Turkmenistan’s President Gurbanguly Berdimuhamedow visited the Caspian shore, on May 2, to inaugurate the Turkmenbashi International Seaport. The new $1.5 billion facility, Berdimuhamedow told attendees, is important not only for Turkmenistan but the wider region as well. It promises to become an important link in the formation of a modern system of maritime transport across the Caspian. He added that his government is offering use of the port to neighboring countries, including the other Central Asian republics (Regnum, May 3).
Designs for the port’s expansion were drawn up five years ago, before record-low prices for natural gas decimated Turkmenistan’s primary source of export revenue. According to the Ministry of Foreign Affairs, construction of the Turkmenbashi International Seaport began in August 2013. The new port covers an area of about 375 acres and includes ferry, passenger and cargo terminals, with 1.1 miles of berths designed to serve 17 vessels at once (Mir24, May 2).
The Turkmenbashi International Seaport’s projected throughput capacity is considerable: the government states that the new facility will be able to service 300,000 passengers, 75,000 trailer trucks, and 400,000 twenty-foot equivalent unit (TEU) containers a year (Mfa.gov.tm, May 2). The projected annual total throughput capacity of the new port is 17–18 million tons of cargo; the ship-to-shore berths (STS) will operate with a capacity of 25 TEUs per hour (Turkmenportal.com, May 3).
Another important component in the expanded Turkmenbashi port is the “Balkan” shipbuilding and ship-repair plant. The enterprise, built by the Turkish company Gap Inşat, under a May 2014 contract with the Turkmenistan State Service of Sea and River Transport, has the capacity to process 12,000 tons of steel per year. The facility will be able to construct 4–6 vessels annually while providing maintenance facilities for another 20–30 ships per year, allowing for repair works to be carried out on civilian vessels such as tankers, dry cargo vessels and tugboats (Arzuw News, May 3). In addition, Turkmenbashi, formerly Krasnovodsk, is the home port of the modest Turkmenistani Navy (Military-az.com, July 27, 2012).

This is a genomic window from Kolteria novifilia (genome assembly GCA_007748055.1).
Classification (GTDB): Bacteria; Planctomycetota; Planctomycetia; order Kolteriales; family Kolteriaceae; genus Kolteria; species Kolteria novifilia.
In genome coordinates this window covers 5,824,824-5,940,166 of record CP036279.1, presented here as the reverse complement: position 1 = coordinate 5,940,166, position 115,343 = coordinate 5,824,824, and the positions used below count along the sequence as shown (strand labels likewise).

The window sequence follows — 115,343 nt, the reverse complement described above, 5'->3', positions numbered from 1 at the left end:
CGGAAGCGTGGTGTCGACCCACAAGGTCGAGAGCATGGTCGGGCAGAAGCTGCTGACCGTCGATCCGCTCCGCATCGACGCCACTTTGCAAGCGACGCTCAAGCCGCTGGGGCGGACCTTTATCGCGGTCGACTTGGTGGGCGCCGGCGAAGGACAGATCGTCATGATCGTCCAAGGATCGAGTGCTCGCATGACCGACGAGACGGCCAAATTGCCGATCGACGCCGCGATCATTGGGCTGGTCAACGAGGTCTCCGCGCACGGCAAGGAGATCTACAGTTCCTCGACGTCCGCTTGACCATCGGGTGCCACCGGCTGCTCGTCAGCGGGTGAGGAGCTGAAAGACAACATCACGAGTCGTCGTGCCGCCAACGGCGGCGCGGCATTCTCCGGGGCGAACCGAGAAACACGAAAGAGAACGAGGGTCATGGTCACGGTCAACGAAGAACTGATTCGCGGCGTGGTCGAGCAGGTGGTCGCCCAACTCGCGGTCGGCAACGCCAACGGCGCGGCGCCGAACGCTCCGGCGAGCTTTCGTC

The Turkmenbashi International Seaport’s potential is already being recognized across the Caspian region. Speaking at Turkmenistan’s “Great Silk Road—To New Development Milestones” international forum, held to commemorate the port’s opening, Russian Astrakhan region Governor Aleksandr Zhilkin told participants, “The port opening in Turkmenbashi will also work in the interests of the Astrakhan region,” referring to the resumption in the near future of shipping between Turkmenbashi and Russia’s Caspian port of Olya. Zhilkin added that Astrakhan “has been developing closer relations with all the countries of the Caspian region for a long time, and with Turkmenistan in particular” (Kaspyinfo.ru, May 3).
Kyrgyzstan, the easternmost of the former Soviet Central Asian states, has also expressed interest in utilizing the new seaport. Kurmanbek Akyshev, the director of Kyrgyzstan’s Civil Aviation Agency, who also attended the forum at the head of a delegation, told reporters, “…it is very important that the International Sea Port was put into operation on the Turkmen coast of the Caspian Sea. As you know, Kyrgyzstan has no access to the sea… [T]he new port will significantly reduce the distance and travel time for large-scale cargo flows, bringing to a qualitative new level economic and trade cooperation between Asia and Europe” (Turkmenportal.com, May 3).
Beyond individual countries, at the forum Berdimuhamedow stated that his government is also exploring the possibility of international organizations utilizing the new port facility, including the Shanghai Cooperation Organization (SCO), the Commonwealth of Independent States (CIS) and the Organization for Economic Cooperation and Development (OECD) (Turkmenistan.gov.tm, May 2).
For many hundreds of years, up to the beginning of the 20th century, the Caspian developed as one of the key points of the transcontinental Great Silk Road because of coordination between interested parties from China to Europe. The imposition of Communism in the former Russian Empire, between 1917 and 1991, largely severed these connections; and today, the Caspian’s sole maritime access to the ocean remains the sovereign Russian internal Volga-Don Canal (see EDM, May 5, 2014). Since 1991, growing interest in the Caspian’s hydrocarbon resources has produced tension between the five states with a Caspian shoreline (see EDM, April 5, 2018). Even as these issues remain unresolved between the four new former Soviet states and Iran, the new Turkmenbashi International Seaport has the potential to benefit not only them but countries further afield from, East Asia to Europe. The new facility’s estimated annual throughput of 18 million tons of cargo, if utilized, will make it the Caspian’s largest port.
Turkmenistan’s “transport diplomacy,” accordingly, has the potential to increase the prosperity not only of Turkmenistan but its landlocked eastern neighbors, from Uzbekistan to Afghanistan to Kyrgyzstan, by providing a vital maritime transport link for their products to reach Western markets. While China remains the primary impetus behind the development of Eurasian transport networks, for Russia the route provides yet another export vector, with the added attraction of not transiting any North Atlantic Treaty Organization (NATO) countries, with whom relations are deteriorating.
Given the two Eurasian superpowers’ guaranteed interest in promoting international trade, combined with the Turkmenistani government’s outreach to the SCO, CIS and OECD, it seems probable that Ashgabat has made a wise investment.